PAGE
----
Hidden Cuts in Defense?

COMMENTARY Budget and Spending

Hidden Cuts in Defense?

Feb 27, 2009 3 min read
James Jay Carafano

Senior Counselor to the President and E.W. Richardson Fellow

James Jay Carafano is a leading expert in national security and foreign policy challenges.

By all reports, when President Obama's budget is released today, it will envision spending more money on defense. The figure thrown around most is an 8 percent increase over last year. But that doesn't necessarily mean more money to support our men and women in uniform -- and there's good reason to fear otherwise.

The problem is, we won't know the truth until the administration reveals its plans for "supplemental" funding.

When something happens "out of cycle," like a war - which is not in any department's budget -- Congress pays for it by approving supplemental spending. It's been doing just that ever since 9/11.

It made sense. Especially in the early going, it was hard to predict year-to-year what might be needed for operations in Afghanistan -- and Iraq only added to the problem.

So, for the last eight years, you had to add the regular and supplemental defense appropriations together to figure out total Pentagon spending

After a while, however, supplemental spending just became a "Christmas tree" for busting the budget. Plus, we can predict now pretty much what is needed each year for fighting the War on Terror overseas. So it would make a lot of sense now to kill the defense supplemental and give the Pentagon one budget -- ending the Washington shell game of doling out dollars right and left.

But, if the White House kills the supplemental outright, that means it will actually be spending about $70 billion less for defense next year.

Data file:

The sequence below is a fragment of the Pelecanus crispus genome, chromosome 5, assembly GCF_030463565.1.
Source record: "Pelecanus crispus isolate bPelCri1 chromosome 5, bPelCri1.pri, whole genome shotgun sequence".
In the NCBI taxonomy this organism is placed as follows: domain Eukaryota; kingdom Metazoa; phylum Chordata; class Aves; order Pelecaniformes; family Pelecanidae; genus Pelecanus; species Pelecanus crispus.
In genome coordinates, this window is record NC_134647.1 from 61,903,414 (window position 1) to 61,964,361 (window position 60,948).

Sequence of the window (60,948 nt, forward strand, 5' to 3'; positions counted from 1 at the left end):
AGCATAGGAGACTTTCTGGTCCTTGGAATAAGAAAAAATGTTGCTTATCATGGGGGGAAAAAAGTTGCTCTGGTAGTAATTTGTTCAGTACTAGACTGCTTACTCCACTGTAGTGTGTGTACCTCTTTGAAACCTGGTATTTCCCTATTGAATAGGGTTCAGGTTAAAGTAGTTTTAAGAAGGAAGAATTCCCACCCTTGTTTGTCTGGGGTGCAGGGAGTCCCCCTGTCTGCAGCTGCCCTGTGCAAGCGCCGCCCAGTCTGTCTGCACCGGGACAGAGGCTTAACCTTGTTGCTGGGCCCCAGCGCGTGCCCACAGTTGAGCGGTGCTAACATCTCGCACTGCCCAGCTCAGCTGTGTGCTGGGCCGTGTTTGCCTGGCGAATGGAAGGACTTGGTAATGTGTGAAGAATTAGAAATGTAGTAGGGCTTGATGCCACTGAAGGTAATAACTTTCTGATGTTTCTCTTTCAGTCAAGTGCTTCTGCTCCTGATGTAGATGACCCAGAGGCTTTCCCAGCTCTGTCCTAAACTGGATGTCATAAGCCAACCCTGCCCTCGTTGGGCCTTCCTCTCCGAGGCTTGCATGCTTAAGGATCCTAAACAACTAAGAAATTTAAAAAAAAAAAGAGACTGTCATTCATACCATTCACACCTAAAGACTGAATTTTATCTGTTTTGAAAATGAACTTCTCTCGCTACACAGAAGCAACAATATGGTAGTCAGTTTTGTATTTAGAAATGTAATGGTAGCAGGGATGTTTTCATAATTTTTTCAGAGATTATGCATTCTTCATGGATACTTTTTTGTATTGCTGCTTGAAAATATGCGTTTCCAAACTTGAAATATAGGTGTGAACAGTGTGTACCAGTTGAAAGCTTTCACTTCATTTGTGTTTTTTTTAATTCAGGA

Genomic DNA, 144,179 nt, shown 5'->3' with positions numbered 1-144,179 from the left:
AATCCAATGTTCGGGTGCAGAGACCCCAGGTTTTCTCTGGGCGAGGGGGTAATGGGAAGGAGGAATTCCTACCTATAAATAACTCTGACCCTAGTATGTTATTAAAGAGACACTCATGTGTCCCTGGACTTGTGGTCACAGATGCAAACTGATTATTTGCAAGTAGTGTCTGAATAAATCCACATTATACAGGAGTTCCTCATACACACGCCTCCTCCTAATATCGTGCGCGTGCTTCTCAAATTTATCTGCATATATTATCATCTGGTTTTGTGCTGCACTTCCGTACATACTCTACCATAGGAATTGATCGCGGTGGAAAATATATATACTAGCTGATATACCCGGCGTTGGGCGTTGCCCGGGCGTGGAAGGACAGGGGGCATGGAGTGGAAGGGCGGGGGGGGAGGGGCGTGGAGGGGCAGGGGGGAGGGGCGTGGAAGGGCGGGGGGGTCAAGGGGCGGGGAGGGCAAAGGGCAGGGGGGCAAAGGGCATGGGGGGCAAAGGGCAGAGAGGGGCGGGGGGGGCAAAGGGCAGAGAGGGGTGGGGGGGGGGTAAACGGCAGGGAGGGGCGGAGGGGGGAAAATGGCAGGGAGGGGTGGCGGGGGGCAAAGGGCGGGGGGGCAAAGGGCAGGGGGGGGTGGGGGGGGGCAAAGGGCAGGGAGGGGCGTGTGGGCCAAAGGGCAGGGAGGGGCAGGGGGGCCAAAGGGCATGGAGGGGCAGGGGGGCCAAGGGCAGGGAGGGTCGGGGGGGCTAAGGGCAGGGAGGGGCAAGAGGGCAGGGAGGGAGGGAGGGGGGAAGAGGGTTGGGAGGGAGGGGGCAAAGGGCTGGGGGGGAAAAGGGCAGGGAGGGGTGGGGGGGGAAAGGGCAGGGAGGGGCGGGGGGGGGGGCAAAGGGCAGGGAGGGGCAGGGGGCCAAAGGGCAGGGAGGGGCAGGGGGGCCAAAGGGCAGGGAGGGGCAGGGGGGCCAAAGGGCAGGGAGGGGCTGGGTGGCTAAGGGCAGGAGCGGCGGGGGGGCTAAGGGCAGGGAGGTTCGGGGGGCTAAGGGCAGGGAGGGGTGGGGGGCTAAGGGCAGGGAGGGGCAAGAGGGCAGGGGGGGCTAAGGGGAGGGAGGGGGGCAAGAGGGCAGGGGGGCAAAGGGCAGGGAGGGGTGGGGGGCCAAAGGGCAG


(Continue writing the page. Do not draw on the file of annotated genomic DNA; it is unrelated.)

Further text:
A big defense cut is a big problem. Unlike previous wars, the US military never mobilized for this one. During the Cold War, the Navy had 567 ships; today it has 283. The Air Force has about half as many wings. On 9/11, the Army had 10 divisions -- down from 18.

The terror war started with a smaller peacetime force and it was fought on a peacetime budget, so there is no "peace dividend" to be had.

Anyway, a "peace dividend" presumes a peace - and, while Iraq may be calming down, the president intends to boost our commitment in Afghanistan.

Adding to the problem is that defense was underfunded before 9/11. Indeed, the Pentagon's been on a two-decade post-Cold War "buying holiday" -- buying far less new equipment than was the norm up through 1989.

Now the military equipment we do have is getting pretty worn out - the average Air Force bomber is 32 years old. And trucks and helicopters are wearing out five times faster than expected, because the Army has been very busy.

In his speech Tuesday night, the president told the nation: "To relieve the strain on our forces, my budget increases the number of our soldiers and Marines. And to keep our sacred trust with those who serve, we will raise their pay, and give our veterans the expanded health care and benefits that they have earned." Pointedly, he did not promise new and better equipment.

It's great that Obama means to spend more on paying and taking care of our troops -- but that was already the most expensive part of military spending. If he's also shaving billions off the defense budget, he'll be leaving these new members of the armed forces with some pretty shabby stuff.

It gets worse. The president also promised to cut military systems and curtail contracting. It takes about 20 years to procure a new weapons system: If the White House scraps what's in the pipeline now, odds are all those soldiers and Marines recruited in the next few years will be retired before they see their new equipment.

FDR, to whom the president is often compared, faced similar challenges. During his first two terms, he faced mounting fiscal challenges and the constitutional requirement "to provide for the common defense." He cut defense to the bone - until world war loomed.

FDR, however, had a saying. "I never let my right hand know what my left hand is doing." Obama has said he won't do that - that he'll be straight with us. If so, he needs to put all the cards on the table.

When it comes to defense, the test of the president's promise won't be the budget he releases today. We won't know if he plans to shortchange defense until he puts all the numbers for next year's spending plans on the table.

James Jay Carafano is a senior fellow at The Heritage Foundation and the author of GI Ingenuity: Improvisation, Technology and Winning World War II.

First Appeared in the New York Post